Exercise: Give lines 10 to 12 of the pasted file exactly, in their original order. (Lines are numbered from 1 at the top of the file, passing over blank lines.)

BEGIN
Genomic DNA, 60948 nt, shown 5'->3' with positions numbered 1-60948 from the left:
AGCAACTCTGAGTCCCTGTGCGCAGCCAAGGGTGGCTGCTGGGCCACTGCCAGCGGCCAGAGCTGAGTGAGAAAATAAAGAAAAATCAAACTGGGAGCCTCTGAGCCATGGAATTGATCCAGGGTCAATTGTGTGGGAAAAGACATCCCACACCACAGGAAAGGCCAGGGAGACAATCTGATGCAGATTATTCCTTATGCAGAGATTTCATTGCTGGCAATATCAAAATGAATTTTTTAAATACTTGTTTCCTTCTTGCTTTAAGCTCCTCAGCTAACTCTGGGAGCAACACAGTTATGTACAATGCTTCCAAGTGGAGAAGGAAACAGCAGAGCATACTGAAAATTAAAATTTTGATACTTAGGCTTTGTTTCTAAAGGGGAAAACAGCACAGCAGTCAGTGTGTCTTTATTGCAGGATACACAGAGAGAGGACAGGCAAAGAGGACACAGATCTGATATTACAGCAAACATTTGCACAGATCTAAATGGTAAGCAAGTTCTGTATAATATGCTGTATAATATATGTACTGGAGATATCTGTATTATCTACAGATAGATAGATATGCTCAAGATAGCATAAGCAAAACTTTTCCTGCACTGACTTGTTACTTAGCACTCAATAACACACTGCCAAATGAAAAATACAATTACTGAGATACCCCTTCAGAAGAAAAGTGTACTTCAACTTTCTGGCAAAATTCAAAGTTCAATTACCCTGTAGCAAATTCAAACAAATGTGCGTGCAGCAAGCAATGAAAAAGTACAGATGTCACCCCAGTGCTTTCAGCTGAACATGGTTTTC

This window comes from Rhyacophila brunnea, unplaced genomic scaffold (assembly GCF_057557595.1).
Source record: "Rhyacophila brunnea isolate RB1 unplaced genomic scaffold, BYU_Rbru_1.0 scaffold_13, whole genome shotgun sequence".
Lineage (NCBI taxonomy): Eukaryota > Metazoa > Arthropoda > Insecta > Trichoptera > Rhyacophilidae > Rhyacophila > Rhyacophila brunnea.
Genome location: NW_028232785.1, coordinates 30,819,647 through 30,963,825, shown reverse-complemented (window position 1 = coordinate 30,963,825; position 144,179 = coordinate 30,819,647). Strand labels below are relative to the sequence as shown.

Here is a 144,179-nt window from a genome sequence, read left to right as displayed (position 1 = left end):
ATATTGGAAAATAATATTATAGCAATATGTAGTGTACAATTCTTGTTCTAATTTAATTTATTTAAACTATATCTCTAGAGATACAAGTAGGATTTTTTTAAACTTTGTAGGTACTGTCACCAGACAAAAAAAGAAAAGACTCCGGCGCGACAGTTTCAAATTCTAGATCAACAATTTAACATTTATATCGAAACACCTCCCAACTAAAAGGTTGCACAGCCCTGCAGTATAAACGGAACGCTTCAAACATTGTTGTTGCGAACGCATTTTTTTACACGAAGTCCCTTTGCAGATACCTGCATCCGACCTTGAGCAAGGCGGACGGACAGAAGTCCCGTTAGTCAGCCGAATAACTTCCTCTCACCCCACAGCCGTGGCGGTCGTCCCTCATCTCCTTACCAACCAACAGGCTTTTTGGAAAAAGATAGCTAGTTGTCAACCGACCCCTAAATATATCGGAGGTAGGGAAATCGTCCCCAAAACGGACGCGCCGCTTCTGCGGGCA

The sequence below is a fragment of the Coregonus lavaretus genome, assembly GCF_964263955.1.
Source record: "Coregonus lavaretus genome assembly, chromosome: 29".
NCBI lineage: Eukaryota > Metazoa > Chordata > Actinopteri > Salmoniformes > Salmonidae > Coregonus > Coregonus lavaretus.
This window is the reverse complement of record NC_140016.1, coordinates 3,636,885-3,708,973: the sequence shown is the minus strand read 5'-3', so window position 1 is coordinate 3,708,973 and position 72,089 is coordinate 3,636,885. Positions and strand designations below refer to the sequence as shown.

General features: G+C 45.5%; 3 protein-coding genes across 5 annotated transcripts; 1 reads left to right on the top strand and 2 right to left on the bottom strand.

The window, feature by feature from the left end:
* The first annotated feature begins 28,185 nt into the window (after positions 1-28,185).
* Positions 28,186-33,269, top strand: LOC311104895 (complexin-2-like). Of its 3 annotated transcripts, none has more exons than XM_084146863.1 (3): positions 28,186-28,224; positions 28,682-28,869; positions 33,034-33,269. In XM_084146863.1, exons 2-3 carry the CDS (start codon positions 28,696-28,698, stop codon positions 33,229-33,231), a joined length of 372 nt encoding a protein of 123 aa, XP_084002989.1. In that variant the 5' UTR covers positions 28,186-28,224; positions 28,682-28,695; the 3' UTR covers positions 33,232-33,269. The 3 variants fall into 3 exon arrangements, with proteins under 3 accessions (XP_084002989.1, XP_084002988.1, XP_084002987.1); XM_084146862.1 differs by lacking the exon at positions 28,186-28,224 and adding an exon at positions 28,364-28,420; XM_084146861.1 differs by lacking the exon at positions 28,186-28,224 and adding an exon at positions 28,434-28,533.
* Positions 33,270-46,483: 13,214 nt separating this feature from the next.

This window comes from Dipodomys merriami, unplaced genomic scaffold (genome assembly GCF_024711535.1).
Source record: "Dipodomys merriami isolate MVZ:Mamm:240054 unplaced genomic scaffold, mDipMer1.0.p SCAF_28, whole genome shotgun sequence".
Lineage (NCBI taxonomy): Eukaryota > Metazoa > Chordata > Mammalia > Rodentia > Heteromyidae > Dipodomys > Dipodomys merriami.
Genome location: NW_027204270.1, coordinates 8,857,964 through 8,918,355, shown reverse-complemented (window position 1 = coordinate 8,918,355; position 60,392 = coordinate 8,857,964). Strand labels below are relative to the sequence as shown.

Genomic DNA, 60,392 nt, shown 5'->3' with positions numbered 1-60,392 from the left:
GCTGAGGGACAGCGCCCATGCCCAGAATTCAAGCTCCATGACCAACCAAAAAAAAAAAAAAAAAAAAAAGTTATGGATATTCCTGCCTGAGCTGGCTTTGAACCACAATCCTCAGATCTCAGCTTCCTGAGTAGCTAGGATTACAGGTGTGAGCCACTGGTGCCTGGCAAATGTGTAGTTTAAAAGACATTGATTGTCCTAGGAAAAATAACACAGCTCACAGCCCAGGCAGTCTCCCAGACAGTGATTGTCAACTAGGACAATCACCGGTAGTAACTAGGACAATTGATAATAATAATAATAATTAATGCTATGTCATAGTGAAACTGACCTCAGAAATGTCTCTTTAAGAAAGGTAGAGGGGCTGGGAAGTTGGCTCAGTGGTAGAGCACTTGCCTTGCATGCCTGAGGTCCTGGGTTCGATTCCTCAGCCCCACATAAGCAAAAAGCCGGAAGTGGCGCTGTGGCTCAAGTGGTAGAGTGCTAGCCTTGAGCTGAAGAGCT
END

Source record: "Coregonus lavaretus genome assembly, chromosome: 29".
NCBI lineage: Eukaryota > Metazoa > Chordata > Actinopteri > Salmoniformes > Salmonidae > Coregonus > Coregonus lavaretus.
This window is the reverse complement of record NC_140016.1, coordinates 3,636,885-3,708,973: the sequence shown is the minus strand read 5'-3', so window position 1 is coordinate 3,708,973 and position 72,089 is coordinate 3,636,885. Positions and strand designations below refer to the sequence as shown.